Labor backs call for a Council of Tech Regulators to address ‘ad-hoc’ policies

Denham Sadler
Senior Reporter

The federal Opposition has backed growing calls from industry for a Council of Technology Regulators to be established to address the “ad hoc” nature of tech policy development in Australia.

In additional comments to a report on online safety released this week, shadow assistant minister for cybersecurity Tim Watts and Labor MP Sharon Claydon said a lack of coordination on technology policy was “undermining the effectiveness of regulation and creating real cost”.

They said the government should consider creating a Council of Technology Regulators, modelled on the existing Council of Financial Regulators, to coordinate and align technology policy-making in Australia.

Tim Watts

“While there is clearly a need for significant policy action to address the substantial and evolving harms in this space, it is clear that the lack of process coordination is undermining the effectiveness of regulation and creating real costs,” the Labor MPs said in the report.

“Unfortunately, an ad-hoc ‘announcement-led’ approach in a complex and rapidly evolving area has led to a series of technology policy coordination issues. While the Committee has heard that there is now a plethora of internal government policy coordination committees on these matters and a series of ad-hoc, bilateral engagement forums between regulators, it is clear that these processes are not preventing the emergence of duplicative and inconsistent policy development processes.”

The Council would include representatives from the Office of the Australian Information Commissioner, the eSafety Commissioner, the Australian Communications and Media Authority, the Australian Competition and Consumer Commission, the Australian Cyber Security Centre and relevant government departments, they said.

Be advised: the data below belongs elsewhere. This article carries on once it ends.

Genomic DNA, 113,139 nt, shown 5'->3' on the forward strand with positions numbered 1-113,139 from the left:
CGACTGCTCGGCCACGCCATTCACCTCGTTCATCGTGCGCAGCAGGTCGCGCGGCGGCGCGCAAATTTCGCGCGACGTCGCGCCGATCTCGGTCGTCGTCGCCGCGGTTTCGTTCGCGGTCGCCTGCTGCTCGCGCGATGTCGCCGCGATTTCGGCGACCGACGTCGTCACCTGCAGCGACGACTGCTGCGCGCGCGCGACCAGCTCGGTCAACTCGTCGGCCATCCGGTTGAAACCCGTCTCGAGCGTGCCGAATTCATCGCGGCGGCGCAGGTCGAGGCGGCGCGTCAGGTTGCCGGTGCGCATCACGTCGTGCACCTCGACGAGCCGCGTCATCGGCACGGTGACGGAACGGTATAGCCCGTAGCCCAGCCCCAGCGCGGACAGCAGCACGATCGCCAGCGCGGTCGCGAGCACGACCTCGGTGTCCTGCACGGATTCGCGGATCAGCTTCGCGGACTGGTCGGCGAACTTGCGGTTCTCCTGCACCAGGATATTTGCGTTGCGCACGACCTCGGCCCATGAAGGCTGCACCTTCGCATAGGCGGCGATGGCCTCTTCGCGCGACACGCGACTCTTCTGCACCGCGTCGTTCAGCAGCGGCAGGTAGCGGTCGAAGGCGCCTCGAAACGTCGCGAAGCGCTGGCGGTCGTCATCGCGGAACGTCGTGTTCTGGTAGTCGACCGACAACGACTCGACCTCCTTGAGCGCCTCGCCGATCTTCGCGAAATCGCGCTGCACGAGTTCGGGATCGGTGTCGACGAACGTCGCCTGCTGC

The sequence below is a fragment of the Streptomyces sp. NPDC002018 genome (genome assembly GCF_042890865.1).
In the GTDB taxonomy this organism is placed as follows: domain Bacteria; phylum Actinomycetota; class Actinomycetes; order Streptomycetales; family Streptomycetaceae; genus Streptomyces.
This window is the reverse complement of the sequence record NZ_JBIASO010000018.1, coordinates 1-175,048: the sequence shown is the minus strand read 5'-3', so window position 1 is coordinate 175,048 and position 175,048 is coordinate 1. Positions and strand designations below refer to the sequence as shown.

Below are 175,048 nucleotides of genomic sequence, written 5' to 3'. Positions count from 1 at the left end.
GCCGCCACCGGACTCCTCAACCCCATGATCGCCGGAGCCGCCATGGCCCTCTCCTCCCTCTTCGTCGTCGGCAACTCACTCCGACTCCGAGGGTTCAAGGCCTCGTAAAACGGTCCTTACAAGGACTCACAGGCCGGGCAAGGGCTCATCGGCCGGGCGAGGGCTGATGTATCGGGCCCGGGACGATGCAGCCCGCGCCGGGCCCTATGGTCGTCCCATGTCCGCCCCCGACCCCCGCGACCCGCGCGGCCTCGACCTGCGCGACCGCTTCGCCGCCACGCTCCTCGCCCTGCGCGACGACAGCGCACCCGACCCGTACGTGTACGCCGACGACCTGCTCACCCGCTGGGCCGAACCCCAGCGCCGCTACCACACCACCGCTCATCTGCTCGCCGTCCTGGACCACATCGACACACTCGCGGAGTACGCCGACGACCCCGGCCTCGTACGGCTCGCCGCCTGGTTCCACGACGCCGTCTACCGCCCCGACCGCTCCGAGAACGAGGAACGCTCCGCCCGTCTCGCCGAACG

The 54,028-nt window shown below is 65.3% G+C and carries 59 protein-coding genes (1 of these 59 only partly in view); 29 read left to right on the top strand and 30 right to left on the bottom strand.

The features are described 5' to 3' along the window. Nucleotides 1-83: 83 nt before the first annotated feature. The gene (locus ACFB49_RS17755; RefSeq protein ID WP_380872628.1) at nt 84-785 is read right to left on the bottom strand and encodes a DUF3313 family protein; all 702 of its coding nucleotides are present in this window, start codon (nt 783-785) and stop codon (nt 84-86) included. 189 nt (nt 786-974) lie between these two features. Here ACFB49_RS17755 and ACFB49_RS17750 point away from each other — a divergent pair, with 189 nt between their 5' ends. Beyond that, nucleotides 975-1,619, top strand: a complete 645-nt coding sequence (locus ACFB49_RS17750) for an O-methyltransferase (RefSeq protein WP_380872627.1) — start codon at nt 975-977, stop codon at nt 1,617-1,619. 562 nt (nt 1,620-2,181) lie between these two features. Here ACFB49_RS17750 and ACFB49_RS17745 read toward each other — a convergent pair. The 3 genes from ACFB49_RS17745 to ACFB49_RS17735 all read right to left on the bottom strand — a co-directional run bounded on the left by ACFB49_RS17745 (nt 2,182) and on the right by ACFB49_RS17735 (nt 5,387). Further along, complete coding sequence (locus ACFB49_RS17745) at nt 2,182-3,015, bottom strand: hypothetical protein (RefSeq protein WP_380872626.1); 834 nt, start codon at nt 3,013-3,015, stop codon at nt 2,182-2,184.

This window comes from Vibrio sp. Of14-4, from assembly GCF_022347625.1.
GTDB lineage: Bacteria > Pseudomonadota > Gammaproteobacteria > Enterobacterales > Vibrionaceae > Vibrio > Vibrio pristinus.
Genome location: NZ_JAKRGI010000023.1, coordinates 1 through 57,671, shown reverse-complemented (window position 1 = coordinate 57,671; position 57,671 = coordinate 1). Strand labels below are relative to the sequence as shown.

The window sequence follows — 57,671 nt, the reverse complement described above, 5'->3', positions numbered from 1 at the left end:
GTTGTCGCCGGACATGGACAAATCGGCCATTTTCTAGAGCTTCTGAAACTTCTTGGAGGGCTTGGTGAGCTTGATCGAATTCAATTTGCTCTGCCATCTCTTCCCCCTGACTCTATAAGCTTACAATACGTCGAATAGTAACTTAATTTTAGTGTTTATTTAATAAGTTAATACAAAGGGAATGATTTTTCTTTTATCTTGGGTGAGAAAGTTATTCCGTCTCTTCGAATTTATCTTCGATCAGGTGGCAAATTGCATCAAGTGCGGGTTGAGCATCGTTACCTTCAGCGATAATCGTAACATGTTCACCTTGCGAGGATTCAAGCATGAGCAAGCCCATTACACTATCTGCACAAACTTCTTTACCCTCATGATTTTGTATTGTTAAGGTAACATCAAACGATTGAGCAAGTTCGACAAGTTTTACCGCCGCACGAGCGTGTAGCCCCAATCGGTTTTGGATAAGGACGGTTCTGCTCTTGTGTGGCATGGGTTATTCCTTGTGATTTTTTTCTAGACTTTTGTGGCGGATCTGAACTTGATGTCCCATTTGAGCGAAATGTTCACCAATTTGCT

“It must be recognised that the federal government itself has been the source of the bulk of the policy coordination failures and process duplication in recent years. The success of any technology policy coordination institution will therefore depend on the involvement and buy-in of Commonwealth technology policy development agencies, and not just the regulators,” Mr Watts and Ms Claydon said.

The Australian Information Industry Association (AIIA) also called for a Council of Technology Regulators this week, saying it would help to address the “knee-jerk” policy announcements seen recently.

“We would argue that the relevant people who are creating laws and policies that govern the tech sector should come together and work on any new regulation and industry needs to be part of that process,” AIIA general manager of policy and advocacy Simon Bush told the Australian Financial Review.

“It would stop this fairly siloed, knee-jerk response to issues as they arise…if you get better policy outcomes and industry endorse it, then it’s good for government.”

There are several duplicative and parallel policy development processes in the tech space currently.

According to Google, the technology giant is participating in nine separate regulatory processes, while Facebook parent company Meta said it had participated in 18 major inquiries or consultations in the last three years.

This has led to unnecessary resource burdens on industry and inconsistent objectives, the Labor additional comments said.

There are also five parallel age verification schemes under development from four different departments and regulators running at the moment.

Labor has also strongly supported the consolidation of these various pieces of legislation into one online safety framework.

“Such a consolidation would improve the effectiveness of the regime for the Australian public and make compliance with Australian regulatory obligations easier for social media platforms, particularly smaller new entrants,” they said.

“However, Labor members express concern that more than three years after the Briggs review, the government has failed to follow through on this commitment to consolidation of online safety regulatory regimes, and has instead continued to add additional parallel and overlapping regulatory frameworks.”

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